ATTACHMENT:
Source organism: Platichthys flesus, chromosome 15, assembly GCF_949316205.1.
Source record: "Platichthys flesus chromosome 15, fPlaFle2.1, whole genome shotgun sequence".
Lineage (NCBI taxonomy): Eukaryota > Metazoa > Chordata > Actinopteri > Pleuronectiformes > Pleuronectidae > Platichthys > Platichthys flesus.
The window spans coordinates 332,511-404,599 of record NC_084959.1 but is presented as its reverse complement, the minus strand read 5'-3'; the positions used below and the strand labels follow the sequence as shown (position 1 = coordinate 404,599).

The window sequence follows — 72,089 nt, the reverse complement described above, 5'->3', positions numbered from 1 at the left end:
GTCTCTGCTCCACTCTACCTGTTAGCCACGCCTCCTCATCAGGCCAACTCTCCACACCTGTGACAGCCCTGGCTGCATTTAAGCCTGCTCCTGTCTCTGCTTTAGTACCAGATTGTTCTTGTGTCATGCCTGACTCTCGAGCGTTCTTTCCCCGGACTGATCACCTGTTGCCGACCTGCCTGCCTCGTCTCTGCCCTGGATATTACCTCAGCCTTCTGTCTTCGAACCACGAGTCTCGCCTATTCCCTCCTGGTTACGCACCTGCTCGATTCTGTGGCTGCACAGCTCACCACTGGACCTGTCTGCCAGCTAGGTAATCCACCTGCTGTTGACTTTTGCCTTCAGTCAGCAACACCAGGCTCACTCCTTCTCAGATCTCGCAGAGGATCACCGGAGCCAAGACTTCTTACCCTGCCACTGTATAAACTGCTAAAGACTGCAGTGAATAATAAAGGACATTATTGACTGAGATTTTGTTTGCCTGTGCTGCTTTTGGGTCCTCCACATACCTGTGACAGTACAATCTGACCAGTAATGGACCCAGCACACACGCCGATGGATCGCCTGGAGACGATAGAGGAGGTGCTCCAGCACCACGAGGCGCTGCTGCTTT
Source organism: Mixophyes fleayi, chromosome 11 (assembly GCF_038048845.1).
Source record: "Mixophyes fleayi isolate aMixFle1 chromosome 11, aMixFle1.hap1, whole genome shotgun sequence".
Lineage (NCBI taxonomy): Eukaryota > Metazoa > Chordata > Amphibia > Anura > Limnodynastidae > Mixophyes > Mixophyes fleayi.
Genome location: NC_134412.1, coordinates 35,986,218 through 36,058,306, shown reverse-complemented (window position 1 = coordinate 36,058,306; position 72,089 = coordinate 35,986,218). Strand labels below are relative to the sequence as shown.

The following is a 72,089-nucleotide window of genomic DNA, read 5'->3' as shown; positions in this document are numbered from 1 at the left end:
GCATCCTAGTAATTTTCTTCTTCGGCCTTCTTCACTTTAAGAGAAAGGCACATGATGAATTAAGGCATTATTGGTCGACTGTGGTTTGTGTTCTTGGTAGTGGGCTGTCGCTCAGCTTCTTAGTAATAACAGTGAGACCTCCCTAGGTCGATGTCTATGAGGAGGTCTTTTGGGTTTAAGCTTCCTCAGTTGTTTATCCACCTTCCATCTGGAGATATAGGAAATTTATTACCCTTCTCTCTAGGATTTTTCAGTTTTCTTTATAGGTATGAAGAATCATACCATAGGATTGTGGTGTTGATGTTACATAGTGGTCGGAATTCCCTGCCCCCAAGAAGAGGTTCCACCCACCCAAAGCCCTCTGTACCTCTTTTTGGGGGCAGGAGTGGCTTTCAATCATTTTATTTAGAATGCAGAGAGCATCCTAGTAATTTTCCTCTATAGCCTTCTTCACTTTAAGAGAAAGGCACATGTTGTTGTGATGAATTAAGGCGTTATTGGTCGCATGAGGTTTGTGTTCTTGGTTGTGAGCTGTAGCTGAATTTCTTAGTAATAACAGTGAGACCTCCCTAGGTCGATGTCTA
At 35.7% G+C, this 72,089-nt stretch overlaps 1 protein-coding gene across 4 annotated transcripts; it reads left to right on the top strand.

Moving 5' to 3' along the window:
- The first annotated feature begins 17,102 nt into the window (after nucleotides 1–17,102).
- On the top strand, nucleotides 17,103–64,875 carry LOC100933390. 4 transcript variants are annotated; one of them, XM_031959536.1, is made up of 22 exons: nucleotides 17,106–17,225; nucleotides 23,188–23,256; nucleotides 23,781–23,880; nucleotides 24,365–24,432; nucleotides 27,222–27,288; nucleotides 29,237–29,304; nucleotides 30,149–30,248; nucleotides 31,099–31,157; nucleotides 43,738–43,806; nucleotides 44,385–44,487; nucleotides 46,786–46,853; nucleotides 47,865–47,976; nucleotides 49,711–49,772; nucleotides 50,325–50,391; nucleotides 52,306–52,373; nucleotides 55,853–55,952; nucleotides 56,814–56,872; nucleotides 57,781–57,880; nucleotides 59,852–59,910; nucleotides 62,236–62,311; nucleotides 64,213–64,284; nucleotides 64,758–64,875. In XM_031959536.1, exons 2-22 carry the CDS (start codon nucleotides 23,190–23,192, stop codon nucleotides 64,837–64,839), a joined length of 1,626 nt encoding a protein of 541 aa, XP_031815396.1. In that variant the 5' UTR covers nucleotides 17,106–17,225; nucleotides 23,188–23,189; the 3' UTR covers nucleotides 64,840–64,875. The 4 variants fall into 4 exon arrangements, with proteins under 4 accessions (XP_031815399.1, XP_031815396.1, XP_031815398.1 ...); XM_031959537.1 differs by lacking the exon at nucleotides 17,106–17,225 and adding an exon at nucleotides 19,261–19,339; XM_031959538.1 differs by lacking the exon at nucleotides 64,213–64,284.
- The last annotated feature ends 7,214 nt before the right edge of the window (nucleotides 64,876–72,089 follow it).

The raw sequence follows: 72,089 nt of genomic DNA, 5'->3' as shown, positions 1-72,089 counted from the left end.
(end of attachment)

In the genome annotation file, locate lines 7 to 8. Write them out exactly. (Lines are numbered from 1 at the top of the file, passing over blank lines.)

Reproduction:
Source organism: Mixophyes fleayi, chromosome 11 (assembly GCF_038048845.1).
Source record: "Mixophyes fleayi isolate aMixFle1 chromosome 11, aMixFle1.hap1, whole genome shotgun sequence".